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Nuffield Trust: Patients Drift Towards Paying For Hospital Care Out Of Their Own Pocket Across All Four UK Countries

Since the pandemic there has been a 30% increase in the number of people paying out of their own pocket for hospital care across the UK’s four countries, with the starkest rise being a tripling of self-payers (up 218% from 800 to 2,560 per quarter) in Northern Ireland. This may be being forced by a lack of timely access to NHS provision rather than a planned extension of the self-pay private sector, warns the Nuffield Trust in a new briefing published today.

Calculations by the Nuffield Trust based on PHIN (Private Healthcare Information Network) data for admissions and day cases paid for out-of-pocket show that, between September 2019 and 2023, the number of patients paying out of their own pocket more than doubled in Wales (up 124% from 1,865 to 4,100) and almost doubled in Scotland (up 80% from 2,835 to 5,165). In England, which continues to have the highest number of privately funded care relative to its population, there was a rise of 20% from 45,000 to 54,000.

Across the four countries, the number of admissions and day cases covered by private healthcare insurance has also grown since the pandemic (up 5%), although this growth is more recent towards the end of 2023. Proportionally, Northern Ireland again sees the biggest increase in hospital care covered by private healthcare plans (a rise of 250% during the same period).

Overall, the data illustrates a rapid trend within the smaller countries of the UK, with sharp increases in privately funded and insurance funded healthcare with Northern Ireland, Wales, and Scotland getting closer to the levels of private healthcare more commonly seen in England.

Much of this increase is likely driven by record waiting lists, which deteriorated further during the pandemic. However, the authors warn that the rise in private sector provision risks entrenching health inequalities by determining the availability of care based on than financial resource rather than need in a context of general scarcity.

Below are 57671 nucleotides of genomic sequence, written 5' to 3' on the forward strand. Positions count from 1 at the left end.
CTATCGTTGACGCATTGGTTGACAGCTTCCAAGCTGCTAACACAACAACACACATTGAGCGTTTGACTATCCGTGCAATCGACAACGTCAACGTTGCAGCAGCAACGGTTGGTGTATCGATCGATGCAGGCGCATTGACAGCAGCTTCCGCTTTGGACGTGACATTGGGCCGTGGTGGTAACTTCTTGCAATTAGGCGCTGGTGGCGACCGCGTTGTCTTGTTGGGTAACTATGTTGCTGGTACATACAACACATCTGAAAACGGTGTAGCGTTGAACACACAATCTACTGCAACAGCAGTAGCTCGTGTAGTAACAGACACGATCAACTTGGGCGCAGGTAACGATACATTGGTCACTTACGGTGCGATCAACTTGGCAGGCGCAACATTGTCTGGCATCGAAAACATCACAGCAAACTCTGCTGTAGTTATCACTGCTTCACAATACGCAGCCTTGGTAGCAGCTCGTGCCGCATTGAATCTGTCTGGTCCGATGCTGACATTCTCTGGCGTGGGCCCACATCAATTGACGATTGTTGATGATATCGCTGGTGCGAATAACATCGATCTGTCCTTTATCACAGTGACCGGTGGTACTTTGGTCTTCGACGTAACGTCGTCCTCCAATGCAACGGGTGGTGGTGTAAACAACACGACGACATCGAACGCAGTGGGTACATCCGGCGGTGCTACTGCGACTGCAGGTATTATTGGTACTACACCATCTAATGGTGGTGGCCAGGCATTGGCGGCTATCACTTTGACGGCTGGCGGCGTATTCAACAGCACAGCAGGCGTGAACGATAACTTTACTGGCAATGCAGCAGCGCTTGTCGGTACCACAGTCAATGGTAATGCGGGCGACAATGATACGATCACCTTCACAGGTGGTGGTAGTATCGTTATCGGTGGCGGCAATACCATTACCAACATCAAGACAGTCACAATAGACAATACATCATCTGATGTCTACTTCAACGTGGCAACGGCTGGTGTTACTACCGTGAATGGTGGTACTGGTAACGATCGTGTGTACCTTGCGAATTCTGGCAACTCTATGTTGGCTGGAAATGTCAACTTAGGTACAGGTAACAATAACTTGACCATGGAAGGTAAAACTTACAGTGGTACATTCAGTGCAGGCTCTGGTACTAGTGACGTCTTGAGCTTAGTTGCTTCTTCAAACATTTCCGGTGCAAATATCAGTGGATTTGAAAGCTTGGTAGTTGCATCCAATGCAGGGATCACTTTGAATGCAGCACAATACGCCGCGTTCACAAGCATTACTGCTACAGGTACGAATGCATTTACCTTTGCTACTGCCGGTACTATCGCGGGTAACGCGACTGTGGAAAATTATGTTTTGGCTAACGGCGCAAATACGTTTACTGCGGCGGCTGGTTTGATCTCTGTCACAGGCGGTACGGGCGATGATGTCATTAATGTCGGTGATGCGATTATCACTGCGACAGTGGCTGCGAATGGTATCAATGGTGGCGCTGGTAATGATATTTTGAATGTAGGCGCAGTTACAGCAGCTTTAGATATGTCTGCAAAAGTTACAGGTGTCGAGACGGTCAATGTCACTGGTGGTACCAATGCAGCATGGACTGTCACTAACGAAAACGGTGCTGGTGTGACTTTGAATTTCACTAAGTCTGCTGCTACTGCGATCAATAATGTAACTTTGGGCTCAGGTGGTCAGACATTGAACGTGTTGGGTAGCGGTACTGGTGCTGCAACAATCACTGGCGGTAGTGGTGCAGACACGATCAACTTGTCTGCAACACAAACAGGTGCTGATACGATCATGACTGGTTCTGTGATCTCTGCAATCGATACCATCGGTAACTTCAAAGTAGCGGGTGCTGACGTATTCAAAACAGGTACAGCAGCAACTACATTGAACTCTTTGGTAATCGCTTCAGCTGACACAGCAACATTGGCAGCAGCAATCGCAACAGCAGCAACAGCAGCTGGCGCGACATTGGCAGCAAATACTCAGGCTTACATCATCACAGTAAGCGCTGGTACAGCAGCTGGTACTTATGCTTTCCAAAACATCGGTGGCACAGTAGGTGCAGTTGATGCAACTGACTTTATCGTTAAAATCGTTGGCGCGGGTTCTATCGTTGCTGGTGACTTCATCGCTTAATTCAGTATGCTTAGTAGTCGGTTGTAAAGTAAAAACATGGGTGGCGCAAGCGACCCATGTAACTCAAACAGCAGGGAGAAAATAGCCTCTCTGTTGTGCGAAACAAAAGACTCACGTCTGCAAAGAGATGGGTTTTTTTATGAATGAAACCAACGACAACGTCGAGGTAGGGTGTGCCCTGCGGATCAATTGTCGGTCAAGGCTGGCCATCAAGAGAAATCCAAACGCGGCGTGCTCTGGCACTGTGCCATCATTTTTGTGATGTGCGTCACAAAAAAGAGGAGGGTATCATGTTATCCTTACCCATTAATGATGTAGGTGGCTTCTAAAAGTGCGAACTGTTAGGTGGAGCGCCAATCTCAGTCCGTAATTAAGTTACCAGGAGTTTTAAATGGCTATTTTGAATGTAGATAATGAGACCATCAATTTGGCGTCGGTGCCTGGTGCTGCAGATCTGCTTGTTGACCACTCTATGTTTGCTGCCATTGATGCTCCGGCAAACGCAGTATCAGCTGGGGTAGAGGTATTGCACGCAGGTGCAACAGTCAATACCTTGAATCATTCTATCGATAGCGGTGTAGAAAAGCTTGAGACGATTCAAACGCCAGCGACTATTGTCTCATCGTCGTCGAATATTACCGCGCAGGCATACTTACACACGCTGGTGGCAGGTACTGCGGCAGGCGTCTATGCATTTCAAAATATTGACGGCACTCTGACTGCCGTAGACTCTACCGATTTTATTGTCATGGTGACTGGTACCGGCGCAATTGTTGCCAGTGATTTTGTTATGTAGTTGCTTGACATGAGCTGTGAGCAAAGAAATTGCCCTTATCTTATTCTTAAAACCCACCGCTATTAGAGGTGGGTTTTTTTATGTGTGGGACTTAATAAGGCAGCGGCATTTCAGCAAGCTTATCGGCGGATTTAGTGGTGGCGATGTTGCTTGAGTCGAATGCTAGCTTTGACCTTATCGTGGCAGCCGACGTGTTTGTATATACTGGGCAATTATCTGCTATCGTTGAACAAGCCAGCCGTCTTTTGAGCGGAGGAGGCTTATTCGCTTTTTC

The Nuffield Trust data briefing How has the role of the private sector changed in UK healthcare? also explores an increase in private care delivery funded by the NHS:

Despite record levels of staffing and greater levels of funding within the NHS, trusts in England provided fewer hospital admissions in 2022/23 than before the pandemic, illustrating a productivity challenge within the health service.
Since the pandemic there has been substantial growth in spending by NHS trusts in England on private care. Spending has nearly doubled (an 88% increase) between 2019/20 and 2022/23.
The proportion of patients in private hospitals in England has risen from 5.6% before the pandemic to 7.5% in 2022/23.
Data from PHIN suggests that, on average, 30,000 more patients a week are being treated privately within the NHS in England.

Mark Dayan, Nuffield Trust’s Policy Analyst and Head of Public Affairs, said:
“While the vast majority of care remains NHS funded and delivered, there has been a definitive shift in all four UK countries towards private healthcare either funded out of pocket or to a lesser extent through private healthcare plans.

“Scotland, Wales, and Northern Ireland have seen the starkest rises in those turning to private healthcare provision. In Northern Ireland this more than tripled and could reflect patients grappling with the longest waiting times in any UK countries. At the same time, the English health service is once again starting to make more use of private providers itself, insofar as its budget can stretch.

“The private sector offers people more treatment at a time when many are in need and the health service is struggling to respond. But this shift raises difficult questions. The NHS could come to be reliant on private capacity without increasing what it can deliver. That capacity won’t always be in the right places, and at times there will be bidding against the health service. As more people shuttle from private care to NHS care and back, there is a risk that they will jump the queue, or fall through the cracks of disjointed information systems.

“The fact that more people are paying out of pocket at a time when the economy is tight and difficult, not a time of plenty, suggests they are turning to the private sector out of desperation as NHS provision flatlines. That means that the balance of care is very slowly shifting from care based on need, to care based on willingness and ability to pay.”

 

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